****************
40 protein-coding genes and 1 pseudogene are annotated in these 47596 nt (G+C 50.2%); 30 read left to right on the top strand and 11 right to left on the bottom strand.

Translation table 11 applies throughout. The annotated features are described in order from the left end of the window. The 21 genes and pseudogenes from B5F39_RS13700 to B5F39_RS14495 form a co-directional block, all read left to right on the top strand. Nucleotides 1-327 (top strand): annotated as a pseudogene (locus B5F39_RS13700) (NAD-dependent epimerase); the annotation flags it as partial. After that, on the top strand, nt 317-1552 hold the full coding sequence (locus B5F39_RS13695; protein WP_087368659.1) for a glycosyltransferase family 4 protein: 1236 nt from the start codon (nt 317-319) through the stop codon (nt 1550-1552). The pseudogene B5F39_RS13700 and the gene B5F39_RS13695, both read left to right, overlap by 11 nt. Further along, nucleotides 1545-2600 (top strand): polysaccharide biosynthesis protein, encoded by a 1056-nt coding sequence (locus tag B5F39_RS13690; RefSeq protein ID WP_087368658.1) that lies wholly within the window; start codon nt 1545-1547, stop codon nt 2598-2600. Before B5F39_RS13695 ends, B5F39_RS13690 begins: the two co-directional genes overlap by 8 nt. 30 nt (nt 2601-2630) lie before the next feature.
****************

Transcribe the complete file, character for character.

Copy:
40 protein-coding genes and 1 pseudogene are annotated in these 47596 nt (G+C 50.2%); 30 read left to right on the top strand and 11 right to left on the bottom strand.

Translation table 11 applies throughout. The annotated features are described in order from the left end of the window. The 21 genes and pseudogenes from B5F39_RS13700 to B5F39_RS14495 form a co-directional block, all read left to right on the top strand. Nucleotides 1-327 (top strand): annotated as a pseudogene (locus B5F39_RS13700) (NAD-dependent epimerase); the annotation flags it as partial. After that, on the top strand, nt 317-1552 hold the full coding sequence (locus B5F39_RS13695; protein WP_087368659.1) for a glycosyltransferase family 4 protein: 1236 nt from the start codon (nt 317-319) through the stop codon (nt 1550-1552). The pseudogene B5F39_RS13700 and the gene B5F39_RS13695, both read left to right, overlap by 11 nt. Further along, nucleotides 1545-2600 (top strand): polysaccharide biosynthesis protein, encoded by a 1056-nt coding sequence (locus tag B5F39_RS13690; RefSeq protein ID WP_087368658.1) that lies wholly within the window; start codon nt 1545-1547, stop codon nt 2598-2600. Before B5F39_RS13695 ends, B5F39_RS13690 begins: the two co-directional genes overlap by 8 nt. 30 nt (nt 2601-2630) lie before the next feature.